What is 'economy class syndrome' and how did it take a mother’s life returning from Hawaii?

A slip on some tiles near a pool brought a halt to Melbourne mum Anna Bowditch’s holiday fun in Hawaii. But neither Bowditch nor her husband Steve could have suspected that the slip would set off a chain of events that would eventually result in her death.

The poolside slip, in 2014, left Bowditch with a broken leg. She flew back to Australia with her leg in a cast, propped up on her young daughter Natalia’s fold-down meal table. About a week after arriving back in Australia, Bowditch had surgery on her leg, but there were complications. She died a few days later, following a stroke believed to have been caused by a clot in her brain.

According to a report in The Age, it’s believed that the flight from Hawaii caused Bowditch to develop deep vein thrombosis – also known as economy class syndrome – which involves blood clots forming in the legs.

A coronial inquest into Bowditch’s death will be held next month. Her family are suing her Australian orthopaedic surgeon and anaesthetist, saying they should have taken DVT into consideration before they operated.

The family’s lawyer, Tom Ballantyne from Maurice Blackburn, told The Age that Bowditch had so many of the risk factors for DVT.

“I would say that’s something that is pretty well accepted by everyone involved in the case,” he said.
The doctors involved in the case declined to comment to The Age.

A link  between long-distance flights and DVT was first suggested decades ago. It’s regularly made the news over the years.

In 2014, 32-year-old UK woman Liz Cooper  died just three hours after stepping off a flight from the Canary Islands. Celebrities aren’t immune, either. In 2011, tennis player Serena Williams was hospitalised with a pulmonary embolism believed to have been caused by DVT.


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In 2015, an inquest was held in South Australia into the deaths of two people, Philip Byrne and Jacqueline Weaver, from DVT. The inquest recommended that more consideration should be given to long-distance flights as a risk factor.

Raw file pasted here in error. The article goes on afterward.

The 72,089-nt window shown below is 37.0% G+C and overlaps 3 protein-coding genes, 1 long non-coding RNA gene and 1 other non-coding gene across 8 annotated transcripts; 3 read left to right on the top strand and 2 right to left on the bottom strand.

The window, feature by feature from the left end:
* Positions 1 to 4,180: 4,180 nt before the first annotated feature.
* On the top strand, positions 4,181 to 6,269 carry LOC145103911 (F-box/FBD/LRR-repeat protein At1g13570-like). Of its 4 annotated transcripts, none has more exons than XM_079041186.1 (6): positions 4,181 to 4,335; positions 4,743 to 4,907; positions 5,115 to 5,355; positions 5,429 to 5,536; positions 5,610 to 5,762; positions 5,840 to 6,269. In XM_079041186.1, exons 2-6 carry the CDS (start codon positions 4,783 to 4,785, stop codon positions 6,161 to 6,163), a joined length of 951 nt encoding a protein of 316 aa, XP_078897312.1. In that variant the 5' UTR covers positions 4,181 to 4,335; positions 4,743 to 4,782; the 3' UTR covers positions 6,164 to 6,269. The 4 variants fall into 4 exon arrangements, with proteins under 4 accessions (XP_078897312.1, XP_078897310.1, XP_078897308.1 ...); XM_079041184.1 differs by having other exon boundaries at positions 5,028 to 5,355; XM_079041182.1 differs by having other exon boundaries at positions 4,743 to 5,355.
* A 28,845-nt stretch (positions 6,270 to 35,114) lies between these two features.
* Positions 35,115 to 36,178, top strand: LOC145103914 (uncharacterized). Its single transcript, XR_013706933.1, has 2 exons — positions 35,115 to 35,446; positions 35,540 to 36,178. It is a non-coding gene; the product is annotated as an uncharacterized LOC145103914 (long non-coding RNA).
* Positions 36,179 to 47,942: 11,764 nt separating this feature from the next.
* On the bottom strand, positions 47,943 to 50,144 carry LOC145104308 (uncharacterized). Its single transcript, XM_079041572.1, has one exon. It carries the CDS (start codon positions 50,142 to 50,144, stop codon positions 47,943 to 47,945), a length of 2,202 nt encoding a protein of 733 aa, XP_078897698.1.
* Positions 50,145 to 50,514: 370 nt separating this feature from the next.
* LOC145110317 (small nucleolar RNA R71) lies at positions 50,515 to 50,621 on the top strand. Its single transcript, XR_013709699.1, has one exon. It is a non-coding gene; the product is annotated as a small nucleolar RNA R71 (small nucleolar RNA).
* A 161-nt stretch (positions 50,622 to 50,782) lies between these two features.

Melbourne GP Dr Nick Carr says DVT is “quite common.”

“It happened to a friend of mine who got pulmonary emboli after a long-haul flight and it could have killed him,” he tells Mamamia.

Dr Carr says there are several groups of people that are at higher risk. These include anyone has recently had an operation on their leg, leaving it immobilised.

“So that’s where [Anna Bowditch] was at risk, because her leg was in plaster,” he adds.

Smokers, women on the contraceptive pill, people who are obese and people with cancer are also at higher risk. As well, the risk increases with age.

Anna Bowditch. Image via Facebook.

But is the term “economy class syndrome” accurate? Are people in the cheap seats really in greater danger of developing DVT?

“No one quite knows whether ‘economy class syndrome’ is really real, but there’s a theoretical idea that sitting cramped up in the back of the plane is more risky than with your legs up in more luxury when you’re in the front,” Dr Carr explains.


He says people travelling long distances in buses, trains and cars are also at risk, if the trip involves sitting still for more than three or four hours.

Dr Carr says travellers should take sensible precautions. They shouldn’t let themselves get dehydrated by drinking alcohol, and they shouldn’t take sleeping tablets which will leave them “comatose”.

“Moving your legs around keeps the clots away,” he adds.

Dr Carr says he wears compression socks on long flights, “which have been proven to reduce risk”.

Someone who is at very high risk of developing DVT – for example, a smoker who has recently had an operation on their lower leg – can take extra precautions.

“They should actually consult a doctor and get a blood-thinning injection before they travel,” Dr Carr advises.

A clot that has been formed in the leg can break off and move to another part of the body for up to three or four weeks after a long-distance flight. That means people who have just got off a long flight should keep an eye out for warning signs of clots in the leg. Signs include pain in the calf muscle and swelling of the ankle.

“If you’ve got a painful calf and a swelling in one ankle, particularly if you’re in a high-risk group, you need to get to the doctor and say, ‘I might have a blood clot,’” Dr Carr says.

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